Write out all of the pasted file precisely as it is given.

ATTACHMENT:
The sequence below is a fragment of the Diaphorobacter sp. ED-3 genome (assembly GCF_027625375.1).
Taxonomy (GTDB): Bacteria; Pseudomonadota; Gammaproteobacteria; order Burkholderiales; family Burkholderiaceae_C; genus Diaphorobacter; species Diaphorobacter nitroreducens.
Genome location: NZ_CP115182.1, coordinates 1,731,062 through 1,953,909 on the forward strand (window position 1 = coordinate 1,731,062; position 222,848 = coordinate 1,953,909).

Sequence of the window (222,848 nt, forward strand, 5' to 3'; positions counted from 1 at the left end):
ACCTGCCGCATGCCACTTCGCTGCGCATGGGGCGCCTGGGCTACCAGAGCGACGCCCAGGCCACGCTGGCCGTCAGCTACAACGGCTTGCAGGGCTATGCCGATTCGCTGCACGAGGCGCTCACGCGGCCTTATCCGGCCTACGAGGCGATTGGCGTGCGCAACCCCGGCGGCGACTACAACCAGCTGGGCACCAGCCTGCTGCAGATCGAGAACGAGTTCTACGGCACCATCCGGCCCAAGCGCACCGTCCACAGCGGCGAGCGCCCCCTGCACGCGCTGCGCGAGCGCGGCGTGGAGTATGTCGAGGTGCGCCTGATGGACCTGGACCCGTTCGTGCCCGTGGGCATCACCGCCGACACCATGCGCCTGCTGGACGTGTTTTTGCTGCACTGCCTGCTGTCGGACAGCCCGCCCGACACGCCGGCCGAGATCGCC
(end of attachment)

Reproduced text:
The sequence below is a fragment of the Diaphorobacter sp. ED-3 genome (assembly GCF_027625375.1).
Taxonomy (GTDB): Bacteria; Pseudomonadota; Gammaproteobacteria; order Burkholderiales; family Burkholderiaceae_C; genus Diaphorobacter; species Diaphorobacter nitroreducens.
Genome location: NZ_CP115182.1, coordinates 1,731,062 through 1,953,909 on the forward strand (window position 1 = coordinate 1,731,062; position 222,848 = coordinate 1,953,909).

Sequence of the window (222,848 nt, forward strand, 5' to 3'; positions counted from 1 at the left end):
ACCTGCCGCATGCCACTTCGCTGCGCATGGGGCGCCTGGGCTACCAGAGCGACGCCCAGGCCACGCTGGCCGTCAGCTACAACGGCTTGCAGGGCTATGCCGATTCGCTGCACGAGGCGCTCACGCGGCCTTATCCGGCCTACGAGGCGATTGGCGTGCGCAACCCCGGCGGCGACTACAACCAGCTGGGCACCAGCCTGCTGCAGATCGAGAACGAGTTCTACGGCACCATCCGGCCCAAGCGCACCGTCCACAGCGGCGAGCGCCCCCTGCACGCGCTGCGCGAGCGCGGCGTGGAGTATGTCGAGGTGCGCCTGATGGACCTGGACCCGTTCGTGCCCGTGGGCATCACCGCCGACACCATGCGCCTGCTGGACGTGTTTTTGCTGCACTGCCTGCTGTCGGACAGCCCGCCCGACACGCCGGCCGAGATCGCC